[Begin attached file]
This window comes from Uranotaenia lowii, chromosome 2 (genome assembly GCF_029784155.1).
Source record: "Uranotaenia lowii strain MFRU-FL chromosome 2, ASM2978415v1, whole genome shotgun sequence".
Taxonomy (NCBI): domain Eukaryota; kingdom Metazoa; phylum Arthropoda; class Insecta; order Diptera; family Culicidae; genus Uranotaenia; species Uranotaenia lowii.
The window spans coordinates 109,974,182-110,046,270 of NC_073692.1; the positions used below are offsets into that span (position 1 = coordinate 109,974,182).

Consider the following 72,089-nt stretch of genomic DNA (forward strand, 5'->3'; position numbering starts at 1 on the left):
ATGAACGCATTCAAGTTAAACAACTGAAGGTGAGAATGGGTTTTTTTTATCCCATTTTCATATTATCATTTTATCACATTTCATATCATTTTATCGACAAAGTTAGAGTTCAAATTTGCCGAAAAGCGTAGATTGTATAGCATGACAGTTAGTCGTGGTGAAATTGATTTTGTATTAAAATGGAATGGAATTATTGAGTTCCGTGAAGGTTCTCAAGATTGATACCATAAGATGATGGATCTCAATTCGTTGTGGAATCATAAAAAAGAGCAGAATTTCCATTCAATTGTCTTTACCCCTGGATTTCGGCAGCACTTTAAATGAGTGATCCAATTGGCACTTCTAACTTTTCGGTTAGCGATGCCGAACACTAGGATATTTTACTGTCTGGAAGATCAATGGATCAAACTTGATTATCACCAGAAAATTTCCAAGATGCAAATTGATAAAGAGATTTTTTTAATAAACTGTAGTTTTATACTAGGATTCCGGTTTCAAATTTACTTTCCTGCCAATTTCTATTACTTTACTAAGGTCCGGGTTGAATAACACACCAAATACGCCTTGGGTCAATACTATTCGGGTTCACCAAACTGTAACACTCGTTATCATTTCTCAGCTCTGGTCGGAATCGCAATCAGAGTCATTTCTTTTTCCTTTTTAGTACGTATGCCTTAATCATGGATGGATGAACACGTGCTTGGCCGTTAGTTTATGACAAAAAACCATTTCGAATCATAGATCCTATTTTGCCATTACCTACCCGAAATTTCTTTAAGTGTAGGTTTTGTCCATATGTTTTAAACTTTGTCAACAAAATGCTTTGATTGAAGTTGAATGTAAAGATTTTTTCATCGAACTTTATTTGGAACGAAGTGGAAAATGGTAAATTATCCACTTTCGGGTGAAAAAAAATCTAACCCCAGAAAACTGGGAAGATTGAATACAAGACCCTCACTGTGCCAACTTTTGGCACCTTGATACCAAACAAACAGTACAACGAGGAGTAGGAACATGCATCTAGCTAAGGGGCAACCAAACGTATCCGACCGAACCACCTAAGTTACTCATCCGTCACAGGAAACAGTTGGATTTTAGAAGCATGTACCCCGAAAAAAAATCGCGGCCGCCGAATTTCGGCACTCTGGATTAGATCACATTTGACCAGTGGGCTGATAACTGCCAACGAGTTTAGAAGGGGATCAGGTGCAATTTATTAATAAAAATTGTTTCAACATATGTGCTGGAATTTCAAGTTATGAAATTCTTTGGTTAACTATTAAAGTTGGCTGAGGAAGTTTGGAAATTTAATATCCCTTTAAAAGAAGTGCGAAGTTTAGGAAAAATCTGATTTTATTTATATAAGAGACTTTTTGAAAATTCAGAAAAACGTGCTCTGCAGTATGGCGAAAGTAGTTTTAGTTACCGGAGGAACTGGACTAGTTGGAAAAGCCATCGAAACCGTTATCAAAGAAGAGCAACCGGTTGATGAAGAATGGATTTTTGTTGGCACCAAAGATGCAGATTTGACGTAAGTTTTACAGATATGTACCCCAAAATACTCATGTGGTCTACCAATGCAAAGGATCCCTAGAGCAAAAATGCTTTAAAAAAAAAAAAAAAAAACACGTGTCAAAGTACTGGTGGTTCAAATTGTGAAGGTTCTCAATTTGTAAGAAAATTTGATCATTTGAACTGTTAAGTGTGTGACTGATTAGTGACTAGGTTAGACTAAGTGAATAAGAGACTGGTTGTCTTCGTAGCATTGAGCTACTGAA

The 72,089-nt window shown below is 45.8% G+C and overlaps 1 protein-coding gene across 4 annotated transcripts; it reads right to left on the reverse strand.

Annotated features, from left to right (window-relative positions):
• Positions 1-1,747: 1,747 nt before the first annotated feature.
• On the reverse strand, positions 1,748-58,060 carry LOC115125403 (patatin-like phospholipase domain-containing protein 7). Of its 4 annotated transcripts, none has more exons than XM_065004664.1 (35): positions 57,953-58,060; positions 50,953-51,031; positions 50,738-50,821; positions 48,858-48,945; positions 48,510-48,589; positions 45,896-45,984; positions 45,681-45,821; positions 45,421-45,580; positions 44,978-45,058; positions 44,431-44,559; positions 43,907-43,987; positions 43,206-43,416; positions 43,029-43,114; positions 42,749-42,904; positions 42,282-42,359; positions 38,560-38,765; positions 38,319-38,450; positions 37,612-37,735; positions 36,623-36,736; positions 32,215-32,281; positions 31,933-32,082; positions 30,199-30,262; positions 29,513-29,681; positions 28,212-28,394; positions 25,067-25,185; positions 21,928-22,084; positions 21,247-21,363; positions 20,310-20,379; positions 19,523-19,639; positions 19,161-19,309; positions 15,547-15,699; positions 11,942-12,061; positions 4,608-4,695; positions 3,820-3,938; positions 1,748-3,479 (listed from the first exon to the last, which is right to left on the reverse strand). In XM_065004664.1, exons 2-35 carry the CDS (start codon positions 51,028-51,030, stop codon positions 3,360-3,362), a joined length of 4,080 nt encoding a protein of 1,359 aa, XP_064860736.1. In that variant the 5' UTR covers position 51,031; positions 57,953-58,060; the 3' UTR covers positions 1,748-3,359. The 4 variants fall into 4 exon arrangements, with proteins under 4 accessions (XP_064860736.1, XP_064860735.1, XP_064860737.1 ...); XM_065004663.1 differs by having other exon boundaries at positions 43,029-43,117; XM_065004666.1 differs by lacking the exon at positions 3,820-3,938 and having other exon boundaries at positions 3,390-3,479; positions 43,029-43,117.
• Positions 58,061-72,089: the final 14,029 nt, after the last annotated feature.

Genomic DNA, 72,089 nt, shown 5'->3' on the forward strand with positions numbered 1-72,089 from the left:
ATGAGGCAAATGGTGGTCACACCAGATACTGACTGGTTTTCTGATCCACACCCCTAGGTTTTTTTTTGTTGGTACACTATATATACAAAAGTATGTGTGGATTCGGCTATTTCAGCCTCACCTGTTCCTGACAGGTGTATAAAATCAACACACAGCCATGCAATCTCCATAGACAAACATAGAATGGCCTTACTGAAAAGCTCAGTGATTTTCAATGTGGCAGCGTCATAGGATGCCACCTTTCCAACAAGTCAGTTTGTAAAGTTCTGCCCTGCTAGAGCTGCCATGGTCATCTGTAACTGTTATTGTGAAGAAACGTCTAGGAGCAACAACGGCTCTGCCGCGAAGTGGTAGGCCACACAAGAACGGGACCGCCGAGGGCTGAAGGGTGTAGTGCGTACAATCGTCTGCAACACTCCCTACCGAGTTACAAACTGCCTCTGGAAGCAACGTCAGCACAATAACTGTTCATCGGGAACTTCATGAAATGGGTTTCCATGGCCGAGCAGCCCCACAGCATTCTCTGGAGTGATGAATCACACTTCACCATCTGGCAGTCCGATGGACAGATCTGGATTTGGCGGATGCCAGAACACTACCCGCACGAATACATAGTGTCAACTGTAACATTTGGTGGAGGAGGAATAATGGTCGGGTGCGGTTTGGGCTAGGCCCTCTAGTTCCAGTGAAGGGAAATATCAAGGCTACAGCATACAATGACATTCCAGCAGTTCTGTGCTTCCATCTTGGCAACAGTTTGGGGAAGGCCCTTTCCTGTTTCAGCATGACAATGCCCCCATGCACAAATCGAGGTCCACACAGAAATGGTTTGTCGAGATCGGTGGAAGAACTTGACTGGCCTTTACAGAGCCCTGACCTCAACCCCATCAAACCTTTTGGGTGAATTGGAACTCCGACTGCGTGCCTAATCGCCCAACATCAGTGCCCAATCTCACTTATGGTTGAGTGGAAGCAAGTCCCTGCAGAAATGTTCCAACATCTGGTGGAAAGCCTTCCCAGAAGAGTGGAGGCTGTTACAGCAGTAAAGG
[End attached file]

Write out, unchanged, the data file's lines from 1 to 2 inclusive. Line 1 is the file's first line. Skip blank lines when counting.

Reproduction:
This window comes from Uranotaenia lowii, chromosome 2 (genome assembly GCF_029784155.1).
Source record: "Uranotaenia lowii strain MFRU-FL chromosome 2, ASM2978415v1, whole genome shotgun sequence".